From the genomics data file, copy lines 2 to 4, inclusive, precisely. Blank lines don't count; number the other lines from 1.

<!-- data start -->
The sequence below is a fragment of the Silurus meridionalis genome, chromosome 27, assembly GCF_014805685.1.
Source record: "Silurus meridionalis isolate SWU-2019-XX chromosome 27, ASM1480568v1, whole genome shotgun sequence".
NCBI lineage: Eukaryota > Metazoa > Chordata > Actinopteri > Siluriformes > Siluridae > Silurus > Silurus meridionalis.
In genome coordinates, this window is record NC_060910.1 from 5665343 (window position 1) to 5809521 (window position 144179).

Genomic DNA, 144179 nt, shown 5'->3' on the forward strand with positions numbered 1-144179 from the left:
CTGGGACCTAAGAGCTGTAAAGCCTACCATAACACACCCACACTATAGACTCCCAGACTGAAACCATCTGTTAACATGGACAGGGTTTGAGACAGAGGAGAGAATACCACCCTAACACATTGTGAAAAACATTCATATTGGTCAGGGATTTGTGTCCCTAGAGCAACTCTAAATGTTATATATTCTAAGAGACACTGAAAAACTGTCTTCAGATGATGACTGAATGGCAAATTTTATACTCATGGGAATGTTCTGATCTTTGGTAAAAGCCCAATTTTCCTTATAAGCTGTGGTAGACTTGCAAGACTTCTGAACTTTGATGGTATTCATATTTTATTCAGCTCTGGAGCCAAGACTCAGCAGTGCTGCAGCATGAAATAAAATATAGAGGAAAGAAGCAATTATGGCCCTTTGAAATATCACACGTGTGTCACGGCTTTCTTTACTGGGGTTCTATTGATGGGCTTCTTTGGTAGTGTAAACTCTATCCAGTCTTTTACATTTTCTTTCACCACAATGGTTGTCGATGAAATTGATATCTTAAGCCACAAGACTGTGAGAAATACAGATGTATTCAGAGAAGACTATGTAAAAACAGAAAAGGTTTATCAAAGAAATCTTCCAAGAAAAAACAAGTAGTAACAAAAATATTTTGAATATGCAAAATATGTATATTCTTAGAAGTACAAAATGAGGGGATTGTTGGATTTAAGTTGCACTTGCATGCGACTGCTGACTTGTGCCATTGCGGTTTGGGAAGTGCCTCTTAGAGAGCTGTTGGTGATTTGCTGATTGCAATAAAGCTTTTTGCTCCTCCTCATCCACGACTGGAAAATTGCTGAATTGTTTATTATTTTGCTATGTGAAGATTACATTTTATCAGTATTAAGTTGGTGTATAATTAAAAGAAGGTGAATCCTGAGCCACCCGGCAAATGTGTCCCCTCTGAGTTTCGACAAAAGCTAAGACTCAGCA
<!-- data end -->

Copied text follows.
Source record: "Silurus meridionalis isolate SWU-2019-XX chromosome 27, ASM1480568v1, whole genome shotgun sequence".
NCBI lineage: Eukaryota > Metazoa > Chordata > Actinopteri > Siluriformes > Siluridae > Silurus > Silurus meridionalis.
In genome coordinates, this window is record NC_060910.1 from 5665343 (window position 1) to 5809521 (window position 144179).